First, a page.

Why each snowflake is one of a kind

As the U.S. east coast hunkers down for a historic winter storm, you might wonder how 50-plus centimeters of snowflakes could all be unique. A new video from the American Chemical Society explains it: All snowflakes start off looking basically the same, but they are individually shaped by their environments as they form and fall. First, water vapor condenses and freezes on a dust mote. The snowflake starts as a six-sided prism—six sides because of the way water molecules arrange themselves into ice crystals. As it grows, its edges expand and create branches of ice that shoot out from its corners. Differences in temperature and wind conditions turn the branches into one-of-a-kind works of art: Some are long and thin, some are short and fat, and some are covered in dozens of tiny sub-branches. By the time the snowflakes fall to the ground, they are so diverse that as of 2013, scientists needed 121 categories to describe them.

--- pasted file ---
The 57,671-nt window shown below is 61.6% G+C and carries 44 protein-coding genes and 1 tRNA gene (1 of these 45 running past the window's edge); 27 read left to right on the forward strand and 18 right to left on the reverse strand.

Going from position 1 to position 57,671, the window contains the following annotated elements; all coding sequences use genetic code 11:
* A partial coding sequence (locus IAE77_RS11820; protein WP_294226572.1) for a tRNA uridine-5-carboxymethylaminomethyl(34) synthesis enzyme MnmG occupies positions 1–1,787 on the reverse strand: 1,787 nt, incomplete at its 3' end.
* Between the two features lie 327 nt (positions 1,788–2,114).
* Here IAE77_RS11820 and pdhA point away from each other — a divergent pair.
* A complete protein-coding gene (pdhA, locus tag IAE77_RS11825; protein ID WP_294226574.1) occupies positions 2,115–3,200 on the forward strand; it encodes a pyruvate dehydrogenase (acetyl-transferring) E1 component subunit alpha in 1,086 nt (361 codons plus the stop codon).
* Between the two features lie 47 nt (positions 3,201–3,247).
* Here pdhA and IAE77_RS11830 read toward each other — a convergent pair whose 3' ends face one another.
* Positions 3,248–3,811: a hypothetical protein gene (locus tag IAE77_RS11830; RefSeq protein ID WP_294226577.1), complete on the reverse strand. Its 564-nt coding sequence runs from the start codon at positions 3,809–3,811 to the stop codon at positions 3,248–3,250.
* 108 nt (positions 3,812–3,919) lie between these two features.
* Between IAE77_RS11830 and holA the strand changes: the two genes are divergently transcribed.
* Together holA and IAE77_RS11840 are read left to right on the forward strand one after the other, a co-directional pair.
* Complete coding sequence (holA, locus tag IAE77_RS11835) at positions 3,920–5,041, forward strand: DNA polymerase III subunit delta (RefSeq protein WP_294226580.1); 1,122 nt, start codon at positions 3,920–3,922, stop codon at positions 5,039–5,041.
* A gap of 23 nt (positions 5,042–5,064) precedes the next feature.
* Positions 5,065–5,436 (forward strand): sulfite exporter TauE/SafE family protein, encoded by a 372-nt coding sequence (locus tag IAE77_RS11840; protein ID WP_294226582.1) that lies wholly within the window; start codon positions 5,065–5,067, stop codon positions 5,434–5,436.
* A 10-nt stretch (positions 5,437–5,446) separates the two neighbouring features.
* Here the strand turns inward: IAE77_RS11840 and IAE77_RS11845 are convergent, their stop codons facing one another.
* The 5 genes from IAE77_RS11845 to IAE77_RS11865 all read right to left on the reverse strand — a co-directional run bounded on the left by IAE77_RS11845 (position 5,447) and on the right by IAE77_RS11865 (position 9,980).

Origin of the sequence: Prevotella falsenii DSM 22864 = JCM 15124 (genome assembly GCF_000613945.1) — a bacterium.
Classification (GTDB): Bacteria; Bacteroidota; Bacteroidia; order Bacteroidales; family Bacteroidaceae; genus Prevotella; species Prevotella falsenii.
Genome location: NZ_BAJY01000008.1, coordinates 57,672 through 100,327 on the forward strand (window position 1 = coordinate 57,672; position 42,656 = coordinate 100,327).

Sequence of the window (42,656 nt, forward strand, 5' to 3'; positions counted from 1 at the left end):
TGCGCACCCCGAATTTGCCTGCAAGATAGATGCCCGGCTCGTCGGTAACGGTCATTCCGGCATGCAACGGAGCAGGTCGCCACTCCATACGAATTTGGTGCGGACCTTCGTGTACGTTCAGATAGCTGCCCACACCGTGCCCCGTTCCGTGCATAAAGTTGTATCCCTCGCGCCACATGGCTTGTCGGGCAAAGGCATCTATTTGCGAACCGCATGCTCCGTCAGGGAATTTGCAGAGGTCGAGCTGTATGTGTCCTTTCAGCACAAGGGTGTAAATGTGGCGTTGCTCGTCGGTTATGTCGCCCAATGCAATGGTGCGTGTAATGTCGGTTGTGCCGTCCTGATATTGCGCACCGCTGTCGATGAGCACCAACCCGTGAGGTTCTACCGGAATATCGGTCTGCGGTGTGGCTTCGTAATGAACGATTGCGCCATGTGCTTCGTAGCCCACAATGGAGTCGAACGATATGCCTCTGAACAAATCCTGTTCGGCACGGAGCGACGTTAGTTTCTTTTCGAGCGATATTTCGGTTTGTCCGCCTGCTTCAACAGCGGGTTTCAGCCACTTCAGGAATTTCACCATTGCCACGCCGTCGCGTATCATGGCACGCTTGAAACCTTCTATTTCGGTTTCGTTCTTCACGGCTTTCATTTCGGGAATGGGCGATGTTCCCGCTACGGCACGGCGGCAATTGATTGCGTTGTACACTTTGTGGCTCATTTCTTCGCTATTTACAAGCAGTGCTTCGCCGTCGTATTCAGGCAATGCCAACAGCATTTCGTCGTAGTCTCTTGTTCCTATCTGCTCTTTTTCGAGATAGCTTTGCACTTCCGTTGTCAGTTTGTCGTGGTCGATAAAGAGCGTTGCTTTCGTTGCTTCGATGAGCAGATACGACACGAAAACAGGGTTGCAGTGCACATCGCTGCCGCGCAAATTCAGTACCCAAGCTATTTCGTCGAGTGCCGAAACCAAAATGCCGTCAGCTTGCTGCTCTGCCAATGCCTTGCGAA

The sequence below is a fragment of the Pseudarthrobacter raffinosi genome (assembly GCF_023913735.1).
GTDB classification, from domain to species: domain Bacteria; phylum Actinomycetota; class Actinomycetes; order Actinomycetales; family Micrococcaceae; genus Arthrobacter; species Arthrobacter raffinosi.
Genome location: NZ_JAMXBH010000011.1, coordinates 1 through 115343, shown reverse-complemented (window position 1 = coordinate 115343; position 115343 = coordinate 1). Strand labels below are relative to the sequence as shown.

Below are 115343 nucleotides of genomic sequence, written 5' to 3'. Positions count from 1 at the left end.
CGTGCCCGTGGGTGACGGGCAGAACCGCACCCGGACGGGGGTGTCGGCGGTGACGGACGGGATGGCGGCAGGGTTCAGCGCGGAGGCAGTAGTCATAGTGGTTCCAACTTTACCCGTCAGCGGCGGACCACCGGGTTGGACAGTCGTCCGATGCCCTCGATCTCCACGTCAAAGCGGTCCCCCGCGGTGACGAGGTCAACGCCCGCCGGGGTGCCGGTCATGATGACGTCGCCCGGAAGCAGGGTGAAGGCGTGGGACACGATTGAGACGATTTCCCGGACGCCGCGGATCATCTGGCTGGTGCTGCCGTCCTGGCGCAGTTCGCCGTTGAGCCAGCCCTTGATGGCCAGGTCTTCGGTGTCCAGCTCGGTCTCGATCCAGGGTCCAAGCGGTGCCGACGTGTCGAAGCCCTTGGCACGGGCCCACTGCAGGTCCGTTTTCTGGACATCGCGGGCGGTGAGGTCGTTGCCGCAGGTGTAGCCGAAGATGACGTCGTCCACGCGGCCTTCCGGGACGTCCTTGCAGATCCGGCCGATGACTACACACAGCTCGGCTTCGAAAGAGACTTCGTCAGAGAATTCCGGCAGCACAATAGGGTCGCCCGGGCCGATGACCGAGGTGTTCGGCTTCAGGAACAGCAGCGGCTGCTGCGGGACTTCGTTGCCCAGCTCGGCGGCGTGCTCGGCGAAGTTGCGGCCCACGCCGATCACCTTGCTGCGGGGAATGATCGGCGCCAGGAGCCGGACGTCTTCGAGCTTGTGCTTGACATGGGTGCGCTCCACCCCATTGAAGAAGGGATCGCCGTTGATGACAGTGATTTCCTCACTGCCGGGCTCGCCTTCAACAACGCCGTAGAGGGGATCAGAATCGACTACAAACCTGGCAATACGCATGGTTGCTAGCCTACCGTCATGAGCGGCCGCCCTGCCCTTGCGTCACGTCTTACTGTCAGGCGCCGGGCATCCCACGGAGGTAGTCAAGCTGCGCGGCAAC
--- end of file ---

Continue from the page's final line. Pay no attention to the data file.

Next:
Latest News